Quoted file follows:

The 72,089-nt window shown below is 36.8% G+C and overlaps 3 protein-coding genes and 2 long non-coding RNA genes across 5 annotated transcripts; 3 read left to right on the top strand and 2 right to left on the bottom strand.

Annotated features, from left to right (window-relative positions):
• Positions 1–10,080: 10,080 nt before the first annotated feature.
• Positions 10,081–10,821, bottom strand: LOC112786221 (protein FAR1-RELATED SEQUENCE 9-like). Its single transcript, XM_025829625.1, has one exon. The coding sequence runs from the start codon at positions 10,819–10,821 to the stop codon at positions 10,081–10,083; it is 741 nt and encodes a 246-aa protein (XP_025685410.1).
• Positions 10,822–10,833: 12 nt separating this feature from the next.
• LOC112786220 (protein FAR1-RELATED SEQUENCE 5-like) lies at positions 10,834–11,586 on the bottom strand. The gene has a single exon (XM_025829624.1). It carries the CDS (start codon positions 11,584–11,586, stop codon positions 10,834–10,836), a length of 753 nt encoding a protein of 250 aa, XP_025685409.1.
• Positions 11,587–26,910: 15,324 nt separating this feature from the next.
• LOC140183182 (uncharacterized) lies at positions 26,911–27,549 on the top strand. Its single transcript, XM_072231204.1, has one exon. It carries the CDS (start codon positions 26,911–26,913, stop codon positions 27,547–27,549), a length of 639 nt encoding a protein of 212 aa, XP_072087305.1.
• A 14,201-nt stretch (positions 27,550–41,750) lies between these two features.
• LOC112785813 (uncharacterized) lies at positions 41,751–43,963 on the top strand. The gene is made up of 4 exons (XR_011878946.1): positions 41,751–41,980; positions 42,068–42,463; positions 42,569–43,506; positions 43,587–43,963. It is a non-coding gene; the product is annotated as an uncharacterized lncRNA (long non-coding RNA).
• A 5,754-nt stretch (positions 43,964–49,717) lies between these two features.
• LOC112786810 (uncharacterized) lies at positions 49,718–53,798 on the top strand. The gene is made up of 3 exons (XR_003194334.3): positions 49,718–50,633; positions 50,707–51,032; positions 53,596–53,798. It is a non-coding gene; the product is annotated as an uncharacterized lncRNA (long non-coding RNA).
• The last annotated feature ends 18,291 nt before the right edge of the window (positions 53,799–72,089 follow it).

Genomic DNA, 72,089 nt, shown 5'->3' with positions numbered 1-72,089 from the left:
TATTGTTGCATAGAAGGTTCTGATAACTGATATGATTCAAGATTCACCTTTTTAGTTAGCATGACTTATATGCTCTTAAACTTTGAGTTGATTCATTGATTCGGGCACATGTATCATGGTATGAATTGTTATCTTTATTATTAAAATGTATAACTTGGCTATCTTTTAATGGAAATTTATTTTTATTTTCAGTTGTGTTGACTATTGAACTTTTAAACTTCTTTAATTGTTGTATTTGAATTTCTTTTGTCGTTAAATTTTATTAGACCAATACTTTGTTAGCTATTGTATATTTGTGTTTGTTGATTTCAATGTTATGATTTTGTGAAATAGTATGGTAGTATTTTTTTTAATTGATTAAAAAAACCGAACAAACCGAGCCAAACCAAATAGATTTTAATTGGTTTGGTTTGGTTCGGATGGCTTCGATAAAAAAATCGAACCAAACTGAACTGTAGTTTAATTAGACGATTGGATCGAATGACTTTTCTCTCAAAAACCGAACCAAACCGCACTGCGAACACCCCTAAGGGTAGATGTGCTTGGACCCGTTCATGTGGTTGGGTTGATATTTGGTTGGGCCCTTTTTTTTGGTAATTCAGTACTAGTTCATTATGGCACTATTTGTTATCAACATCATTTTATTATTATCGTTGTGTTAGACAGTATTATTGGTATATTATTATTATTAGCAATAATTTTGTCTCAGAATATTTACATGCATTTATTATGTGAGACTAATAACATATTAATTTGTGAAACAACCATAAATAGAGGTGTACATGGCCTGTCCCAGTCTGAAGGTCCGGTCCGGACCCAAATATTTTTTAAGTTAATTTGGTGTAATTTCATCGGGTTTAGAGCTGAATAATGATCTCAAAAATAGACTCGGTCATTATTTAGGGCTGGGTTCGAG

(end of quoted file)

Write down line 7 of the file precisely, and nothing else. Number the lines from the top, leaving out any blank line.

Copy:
• Positions 11,587–26,910: 15,324 nt separating this feature from the next.